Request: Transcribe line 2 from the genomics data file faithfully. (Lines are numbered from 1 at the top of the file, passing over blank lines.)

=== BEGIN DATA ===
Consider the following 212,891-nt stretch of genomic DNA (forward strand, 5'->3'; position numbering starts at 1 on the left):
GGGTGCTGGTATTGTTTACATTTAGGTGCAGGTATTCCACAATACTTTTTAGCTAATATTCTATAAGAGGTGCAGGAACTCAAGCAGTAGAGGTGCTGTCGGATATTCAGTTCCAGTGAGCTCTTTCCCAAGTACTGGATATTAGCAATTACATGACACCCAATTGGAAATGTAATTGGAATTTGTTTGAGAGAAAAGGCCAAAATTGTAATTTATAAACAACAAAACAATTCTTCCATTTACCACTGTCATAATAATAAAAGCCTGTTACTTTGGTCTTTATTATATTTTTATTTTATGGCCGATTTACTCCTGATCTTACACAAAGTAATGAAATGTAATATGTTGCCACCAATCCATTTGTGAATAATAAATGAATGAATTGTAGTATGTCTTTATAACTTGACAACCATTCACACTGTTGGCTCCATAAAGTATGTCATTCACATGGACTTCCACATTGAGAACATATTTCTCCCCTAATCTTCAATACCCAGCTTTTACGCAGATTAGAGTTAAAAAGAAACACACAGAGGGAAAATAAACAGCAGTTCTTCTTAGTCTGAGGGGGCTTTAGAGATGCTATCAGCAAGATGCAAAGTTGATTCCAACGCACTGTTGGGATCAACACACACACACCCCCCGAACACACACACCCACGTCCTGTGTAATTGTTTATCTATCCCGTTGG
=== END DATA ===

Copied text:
GGGTGCTGGTATTGTTTACATTTAGGTGCAGGTATTCCACAATACTTTTTAGCTAATATTCTATAAGAGGTGCAGGAACTCAAGCAGTAGAGGTGCTGTCGGATATTCAGTTCCAGTGAGCTCTTTCCCAAGTACTGGATATTAGCAATTACATGACACCCAATTGGAAATGTAATTGGAATTTGTTTGAGAGAAAAGGCCAAAATTGTAATTTATAAACAACAAAACAATTCTTCCATTTACCACTGTCATAATAATAAAAGCCTGTTACTTTGGTCTTTATTATATTTTTATTTTATGGCCGATTTACTCCTGATCTTACACAAAGTAATGAAATGTAATATGTTGCCACCAATCCATTTGTGAATAATAAATGAATGAATTGTAGTATGTCTTTATAACTTGACAACCATTCACACTGTTGGCTCCATAAAGTATGTCATTCACATGGACTTCCACATTGAGAACATATTTCTCCCCTAATCTTCAATACCCAGCTTTTACGCAGATTAGAGTTAAAAAGAAACACACAGAGGGAAAATAAACAGCAGTTCTTCTTAGTCTGAGGGGGCTTTAGAGATGCTATCAGCAAGATGCAAAGTTGATTCCAACGCACTGTTGGGATCAACACACACACACCCCCCGAACACACACACCCACGTCCTGTGTAATTGTTTATCTATCCCGTTGG